The Dawn of Women’s Tech: The 1960s

The Dawn of Women’s Tech: The 1960s

March is a great time to reflect on how women shape our lives by contributing to science, business, and technology. We heard many stories of how sincerity overcomes unexpected obstacles, ambition turns into success, and persistence leads to social acceptance. Women’s History Month is coming to an end, so we decided to wrap it up with one more story. 

Godmother of Software Engineering

In the 1960s, Margaret Hamilton walked the corridors of Project Apollo every day. She’d come into the lab carrying her infant daughter and prepare for another day of programming, which she’d always do after rocking Lauren to sleep. 

Her colleagues were outraged that a mother in her mid-20s goes to work, but that didn’t bother Margaret, a University of Michigan graduate and math prodigy. She was a self-taught programmer and Director of the Software Engineering Division of the MIT Instrumentation Laboratory, developing navigation software for NASA’s Apollo program. Margaret’s mission was to send the first astronauts to the Moon, which meant writing the most complicated code in human history. The result was a towering stack of paper, immortalized in an iconic 1969 photo

Sending three people to the Moon was a significant achievement. But what’s more important is Margaret’s legacy. She convinced her stubborn male colleagues that programming is just as important as mechanical engineering and that spacecraft is only as good as its software. Nobody knew how to describe Margaret’s work, so she coined the term ‘software engineering.’ 

Tech Empowers Women

Margaret established software engineering as a scientific discipline that laid the groundwork for modern IT, paving the way for personal computers and the World Wide Web. She’s often called the world’s first programmer.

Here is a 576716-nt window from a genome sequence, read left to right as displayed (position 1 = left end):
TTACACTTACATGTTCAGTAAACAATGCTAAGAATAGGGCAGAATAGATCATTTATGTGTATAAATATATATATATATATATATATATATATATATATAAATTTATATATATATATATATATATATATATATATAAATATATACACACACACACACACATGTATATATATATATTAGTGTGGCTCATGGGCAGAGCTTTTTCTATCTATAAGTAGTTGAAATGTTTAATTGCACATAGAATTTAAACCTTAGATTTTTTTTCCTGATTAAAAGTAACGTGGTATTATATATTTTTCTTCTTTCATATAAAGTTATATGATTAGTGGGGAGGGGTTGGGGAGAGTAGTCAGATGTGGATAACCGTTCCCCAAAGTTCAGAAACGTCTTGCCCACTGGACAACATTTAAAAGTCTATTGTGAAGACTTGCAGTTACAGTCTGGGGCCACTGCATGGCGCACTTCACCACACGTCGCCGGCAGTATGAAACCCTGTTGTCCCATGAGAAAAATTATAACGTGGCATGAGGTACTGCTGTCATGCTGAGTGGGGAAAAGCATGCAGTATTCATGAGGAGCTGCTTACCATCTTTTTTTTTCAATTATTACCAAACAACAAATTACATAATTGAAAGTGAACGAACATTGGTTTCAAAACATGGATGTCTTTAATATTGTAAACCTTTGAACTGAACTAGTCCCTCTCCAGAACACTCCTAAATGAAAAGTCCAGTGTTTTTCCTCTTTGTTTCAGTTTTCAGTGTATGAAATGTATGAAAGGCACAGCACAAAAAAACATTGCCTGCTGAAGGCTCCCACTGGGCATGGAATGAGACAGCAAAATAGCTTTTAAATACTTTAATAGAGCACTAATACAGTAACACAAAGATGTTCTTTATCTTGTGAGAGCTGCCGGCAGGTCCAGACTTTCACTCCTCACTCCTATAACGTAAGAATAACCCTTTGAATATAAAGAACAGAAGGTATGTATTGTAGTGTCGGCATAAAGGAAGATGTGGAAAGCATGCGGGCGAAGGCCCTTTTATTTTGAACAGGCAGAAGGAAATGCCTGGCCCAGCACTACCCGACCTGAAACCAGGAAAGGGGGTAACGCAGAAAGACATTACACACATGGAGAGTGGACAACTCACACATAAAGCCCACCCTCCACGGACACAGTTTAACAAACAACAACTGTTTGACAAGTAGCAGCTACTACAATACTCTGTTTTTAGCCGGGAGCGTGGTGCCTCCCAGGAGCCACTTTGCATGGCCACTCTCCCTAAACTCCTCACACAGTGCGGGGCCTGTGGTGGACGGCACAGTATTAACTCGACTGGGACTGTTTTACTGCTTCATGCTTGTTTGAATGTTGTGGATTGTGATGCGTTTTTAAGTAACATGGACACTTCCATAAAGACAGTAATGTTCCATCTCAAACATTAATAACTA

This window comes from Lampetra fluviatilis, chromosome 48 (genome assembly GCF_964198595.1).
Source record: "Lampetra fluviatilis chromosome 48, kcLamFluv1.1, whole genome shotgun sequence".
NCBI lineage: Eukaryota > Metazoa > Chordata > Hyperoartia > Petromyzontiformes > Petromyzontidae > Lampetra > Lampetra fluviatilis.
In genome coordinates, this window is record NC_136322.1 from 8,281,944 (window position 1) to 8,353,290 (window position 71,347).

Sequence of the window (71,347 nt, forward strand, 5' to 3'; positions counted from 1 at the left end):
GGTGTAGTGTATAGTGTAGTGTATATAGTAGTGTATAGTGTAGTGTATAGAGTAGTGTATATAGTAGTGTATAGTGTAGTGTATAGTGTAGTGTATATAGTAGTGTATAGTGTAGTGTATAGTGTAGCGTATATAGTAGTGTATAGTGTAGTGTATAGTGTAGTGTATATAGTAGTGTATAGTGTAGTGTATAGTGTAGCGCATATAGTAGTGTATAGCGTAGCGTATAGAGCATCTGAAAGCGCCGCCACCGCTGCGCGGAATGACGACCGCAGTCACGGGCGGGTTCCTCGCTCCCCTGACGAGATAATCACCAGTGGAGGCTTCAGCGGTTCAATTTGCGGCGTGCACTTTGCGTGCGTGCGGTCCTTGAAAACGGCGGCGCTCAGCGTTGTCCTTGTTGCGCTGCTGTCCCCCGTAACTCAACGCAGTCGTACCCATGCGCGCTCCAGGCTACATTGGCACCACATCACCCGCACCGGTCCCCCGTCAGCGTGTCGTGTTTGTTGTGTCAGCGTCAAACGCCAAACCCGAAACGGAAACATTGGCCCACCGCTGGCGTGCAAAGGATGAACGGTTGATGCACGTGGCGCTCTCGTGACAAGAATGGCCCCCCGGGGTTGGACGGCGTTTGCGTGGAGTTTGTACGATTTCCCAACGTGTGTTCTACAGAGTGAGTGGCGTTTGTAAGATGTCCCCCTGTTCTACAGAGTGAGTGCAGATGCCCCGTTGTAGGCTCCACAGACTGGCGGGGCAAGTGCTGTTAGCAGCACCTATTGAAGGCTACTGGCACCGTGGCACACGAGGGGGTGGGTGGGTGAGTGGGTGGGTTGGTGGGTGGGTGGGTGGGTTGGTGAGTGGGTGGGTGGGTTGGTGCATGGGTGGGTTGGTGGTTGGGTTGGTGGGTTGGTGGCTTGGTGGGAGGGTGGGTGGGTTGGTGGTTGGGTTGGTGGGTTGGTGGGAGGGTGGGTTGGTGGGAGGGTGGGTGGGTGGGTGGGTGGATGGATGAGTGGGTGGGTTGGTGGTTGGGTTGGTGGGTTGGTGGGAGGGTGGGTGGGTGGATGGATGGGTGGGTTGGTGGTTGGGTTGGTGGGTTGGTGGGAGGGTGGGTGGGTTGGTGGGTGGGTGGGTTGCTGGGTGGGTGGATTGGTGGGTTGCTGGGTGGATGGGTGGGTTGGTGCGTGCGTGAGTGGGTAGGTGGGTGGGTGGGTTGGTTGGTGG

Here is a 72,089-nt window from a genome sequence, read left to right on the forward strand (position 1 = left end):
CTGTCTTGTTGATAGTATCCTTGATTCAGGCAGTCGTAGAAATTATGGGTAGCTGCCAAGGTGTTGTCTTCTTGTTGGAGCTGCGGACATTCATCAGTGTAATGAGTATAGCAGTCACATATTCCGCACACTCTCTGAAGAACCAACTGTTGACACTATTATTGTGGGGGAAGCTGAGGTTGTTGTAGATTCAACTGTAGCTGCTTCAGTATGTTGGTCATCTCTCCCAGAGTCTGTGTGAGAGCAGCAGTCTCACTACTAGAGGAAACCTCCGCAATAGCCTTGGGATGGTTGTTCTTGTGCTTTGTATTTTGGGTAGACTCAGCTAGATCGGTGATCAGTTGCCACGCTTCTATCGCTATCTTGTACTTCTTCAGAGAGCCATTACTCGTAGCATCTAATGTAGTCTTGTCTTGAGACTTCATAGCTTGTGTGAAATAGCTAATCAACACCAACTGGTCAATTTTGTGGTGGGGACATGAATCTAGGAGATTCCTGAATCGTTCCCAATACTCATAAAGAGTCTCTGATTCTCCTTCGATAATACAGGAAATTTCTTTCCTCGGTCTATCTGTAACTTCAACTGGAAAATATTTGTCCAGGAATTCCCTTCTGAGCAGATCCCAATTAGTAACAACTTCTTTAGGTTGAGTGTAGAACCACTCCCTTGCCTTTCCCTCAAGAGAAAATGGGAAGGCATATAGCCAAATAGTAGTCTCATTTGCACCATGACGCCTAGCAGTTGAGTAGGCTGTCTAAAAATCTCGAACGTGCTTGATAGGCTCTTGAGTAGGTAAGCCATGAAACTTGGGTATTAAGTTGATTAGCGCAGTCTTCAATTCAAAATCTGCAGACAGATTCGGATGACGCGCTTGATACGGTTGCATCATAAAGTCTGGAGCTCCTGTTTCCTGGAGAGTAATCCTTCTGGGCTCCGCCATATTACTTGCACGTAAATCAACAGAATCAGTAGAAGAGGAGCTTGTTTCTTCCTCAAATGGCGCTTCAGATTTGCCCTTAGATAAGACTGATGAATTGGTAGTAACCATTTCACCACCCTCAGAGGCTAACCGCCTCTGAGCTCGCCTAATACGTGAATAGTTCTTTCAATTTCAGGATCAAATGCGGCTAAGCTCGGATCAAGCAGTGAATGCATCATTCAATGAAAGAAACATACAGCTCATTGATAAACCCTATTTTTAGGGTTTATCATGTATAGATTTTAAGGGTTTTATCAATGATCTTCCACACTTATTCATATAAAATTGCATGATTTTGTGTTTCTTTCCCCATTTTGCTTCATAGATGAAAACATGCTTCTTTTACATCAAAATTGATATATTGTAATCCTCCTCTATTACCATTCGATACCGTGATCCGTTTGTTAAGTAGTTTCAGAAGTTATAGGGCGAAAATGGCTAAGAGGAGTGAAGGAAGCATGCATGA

Even more than 50 years later, Margaret’s achievements still inspire women to choose tech because the industry is growing, and it’s the best place for self-fulfillment. It offers an outstanding work-life balance, possibilities for remote work, and a people-centered culture that encourages employees to stay longer. Most importantly, it’s an industry where effort pays off. The dynamic nature of technology means that you’ll always see tangible results, and your contributions will always be visible. 

“The gender gap is still apparent (only 18,5% of EU women work in ICT), but it’s no longer popular to say that women can’t work in tech. We see an increase in female specialists and leaders. Talking about these women will make stereotypes seem less legitimate,” says Žydrūnė Vitaitė, co-founder of Women Go Tech.

Women Go Tech is an initiative that promotes female involvement in tech-based businesses. Its main goal is to show the benefits of working in the industry, offer guidance, and help women find jobs. Women Go Tech’s mentorship program provides a chance to meet IT professionals, company leaders, and HR specialists.

WGT Helps Find Jobs

Rome wasn’t built in a day, and neither was the Women Go Tech community. But their efforts are already paying off.

“In the past five years, around 800 women finished Lithuanian STS studies. During that time, over 400 Women Go Tech attendees found jobs. I think we offer practical solutions in helping women find employment. And we’re taking small steps in narrowing the gender gap.” says Žydrūnė Vitaitė.

Women Go Tech revealed the groundbreaking potential of women in tech in Lithuania, showing that they’re brave, competent, and bring psychological balance to the workforce. We view Women Go Tech as a project of national importance because it acts as a talent pool for the whole industry, and its alumni will represent Lithuania both domestically and internationally. 

Every woman carries the spirit of Margaret Hamilton – persistent, independent, creative, and smiling in the face of adversity. Greatness starts with following your dreams, and you’re already on the right path. Next destination – tech.

This year, Hostinger is one of Women Go Tech’s official partners. We’re excited to start the QA workshop and help women build their success stories! Workshop participants will receive free hosting!

The author

Martin T.

Martin is a journalist/creative copywriter. For him, writing is about satisfying curiosity, and tech blogs are the best place to meet curious people. He’s also a self-proclaimed info junkie, amateur guitar player, and lover of all things internet.